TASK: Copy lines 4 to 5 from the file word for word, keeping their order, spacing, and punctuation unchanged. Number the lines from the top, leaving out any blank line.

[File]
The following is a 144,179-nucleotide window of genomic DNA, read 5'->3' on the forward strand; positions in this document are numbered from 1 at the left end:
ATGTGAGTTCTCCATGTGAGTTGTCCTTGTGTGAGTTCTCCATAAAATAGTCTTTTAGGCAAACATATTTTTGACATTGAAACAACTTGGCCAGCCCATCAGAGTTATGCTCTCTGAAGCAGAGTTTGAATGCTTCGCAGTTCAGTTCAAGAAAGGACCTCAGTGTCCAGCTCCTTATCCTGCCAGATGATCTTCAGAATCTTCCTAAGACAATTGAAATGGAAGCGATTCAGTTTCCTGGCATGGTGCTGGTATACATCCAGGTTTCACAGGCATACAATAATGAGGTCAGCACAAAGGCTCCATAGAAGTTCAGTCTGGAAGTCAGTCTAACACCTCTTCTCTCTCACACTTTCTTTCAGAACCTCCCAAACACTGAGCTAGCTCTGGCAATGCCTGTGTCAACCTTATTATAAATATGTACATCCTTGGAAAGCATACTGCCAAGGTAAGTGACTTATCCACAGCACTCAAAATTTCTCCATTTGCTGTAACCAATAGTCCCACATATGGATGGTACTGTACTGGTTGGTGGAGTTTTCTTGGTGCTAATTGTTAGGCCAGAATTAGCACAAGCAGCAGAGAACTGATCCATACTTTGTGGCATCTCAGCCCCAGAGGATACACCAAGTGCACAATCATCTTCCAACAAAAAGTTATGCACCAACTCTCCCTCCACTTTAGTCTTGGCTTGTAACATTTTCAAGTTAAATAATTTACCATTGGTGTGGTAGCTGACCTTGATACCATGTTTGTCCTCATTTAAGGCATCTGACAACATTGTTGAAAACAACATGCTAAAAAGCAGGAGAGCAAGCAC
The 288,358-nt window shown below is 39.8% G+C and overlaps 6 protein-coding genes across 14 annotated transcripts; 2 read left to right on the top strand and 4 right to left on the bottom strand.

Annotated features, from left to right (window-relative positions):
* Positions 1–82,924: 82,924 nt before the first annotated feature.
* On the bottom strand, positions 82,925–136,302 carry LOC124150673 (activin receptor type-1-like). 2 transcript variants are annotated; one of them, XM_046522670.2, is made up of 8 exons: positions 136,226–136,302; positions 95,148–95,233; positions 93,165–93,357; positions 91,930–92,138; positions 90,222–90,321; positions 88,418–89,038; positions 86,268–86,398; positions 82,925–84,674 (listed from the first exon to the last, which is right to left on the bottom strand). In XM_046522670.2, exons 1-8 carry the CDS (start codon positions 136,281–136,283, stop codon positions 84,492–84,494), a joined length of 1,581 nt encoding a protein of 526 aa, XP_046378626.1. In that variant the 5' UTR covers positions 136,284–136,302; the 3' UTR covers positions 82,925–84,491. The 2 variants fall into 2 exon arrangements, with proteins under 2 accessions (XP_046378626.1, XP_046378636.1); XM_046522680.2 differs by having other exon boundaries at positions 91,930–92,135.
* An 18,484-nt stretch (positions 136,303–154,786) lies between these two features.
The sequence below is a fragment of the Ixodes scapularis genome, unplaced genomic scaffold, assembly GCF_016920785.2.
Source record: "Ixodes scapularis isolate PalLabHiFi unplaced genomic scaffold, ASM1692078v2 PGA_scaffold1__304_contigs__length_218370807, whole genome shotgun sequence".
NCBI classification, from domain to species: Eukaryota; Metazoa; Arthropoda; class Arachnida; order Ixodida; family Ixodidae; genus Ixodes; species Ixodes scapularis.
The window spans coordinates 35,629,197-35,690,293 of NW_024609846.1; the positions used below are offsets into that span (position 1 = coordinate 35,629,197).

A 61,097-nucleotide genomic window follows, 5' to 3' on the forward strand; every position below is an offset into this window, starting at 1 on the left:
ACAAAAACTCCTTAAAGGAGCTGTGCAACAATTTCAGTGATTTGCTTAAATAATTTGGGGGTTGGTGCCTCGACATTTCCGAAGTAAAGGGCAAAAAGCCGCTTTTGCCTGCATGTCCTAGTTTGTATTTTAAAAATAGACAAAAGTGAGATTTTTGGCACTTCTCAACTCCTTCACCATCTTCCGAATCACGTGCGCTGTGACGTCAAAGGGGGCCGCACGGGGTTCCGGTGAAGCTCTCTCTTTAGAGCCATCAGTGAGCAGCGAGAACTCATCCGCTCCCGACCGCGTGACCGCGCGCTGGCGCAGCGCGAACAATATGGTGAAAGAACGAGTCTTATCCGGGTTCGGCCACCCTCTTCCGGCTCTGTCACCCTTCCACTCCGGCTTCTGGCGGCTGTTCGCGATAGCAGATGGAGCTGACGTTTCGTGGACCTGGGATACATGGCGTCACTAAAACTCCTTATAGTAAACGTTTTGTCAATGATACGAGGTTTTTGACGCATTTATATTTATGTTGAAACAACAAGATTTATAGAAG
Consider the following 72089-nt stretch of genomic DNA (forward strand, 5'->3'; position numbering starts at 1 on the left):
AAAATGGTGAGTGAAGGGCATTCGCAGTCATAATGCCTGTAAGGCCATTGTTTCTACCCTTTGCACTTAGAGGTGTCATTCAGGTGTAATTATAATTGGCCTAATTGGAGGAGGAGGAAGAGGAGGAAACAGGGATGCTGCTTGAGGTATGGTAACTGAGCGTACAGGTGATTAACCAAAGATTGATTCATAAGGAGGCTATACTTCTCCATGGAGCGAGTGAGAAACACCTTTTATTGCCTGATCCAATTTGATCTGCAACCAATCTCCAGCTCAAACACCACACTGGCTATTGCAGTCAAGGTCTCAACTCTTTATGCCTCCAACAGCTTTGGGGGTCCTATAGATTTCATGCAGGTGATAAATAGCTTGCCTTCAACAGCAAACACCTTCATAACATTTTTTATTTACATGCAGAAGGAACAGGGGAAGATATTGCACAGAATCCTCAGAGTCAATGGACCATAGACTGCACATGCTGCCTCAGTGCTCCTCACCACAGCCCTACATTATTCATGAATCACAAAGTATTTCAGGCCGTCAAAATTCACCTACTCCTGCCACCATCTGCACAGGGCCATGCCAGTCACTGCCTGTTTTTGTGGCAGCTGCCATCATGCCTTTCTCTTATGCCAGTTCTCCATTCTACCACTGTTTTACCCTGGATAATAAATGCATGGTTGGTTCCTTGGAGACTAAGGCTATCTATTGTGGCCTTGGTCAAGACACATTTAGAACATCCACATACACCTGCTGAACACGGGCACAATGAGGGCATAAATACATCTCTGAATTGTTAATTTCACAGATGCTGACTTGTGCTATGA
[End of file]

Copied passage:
Annotated features, from left to right (window-relative positions):
* Positions 1–82,924: 82,924 nt before the first annotated feature.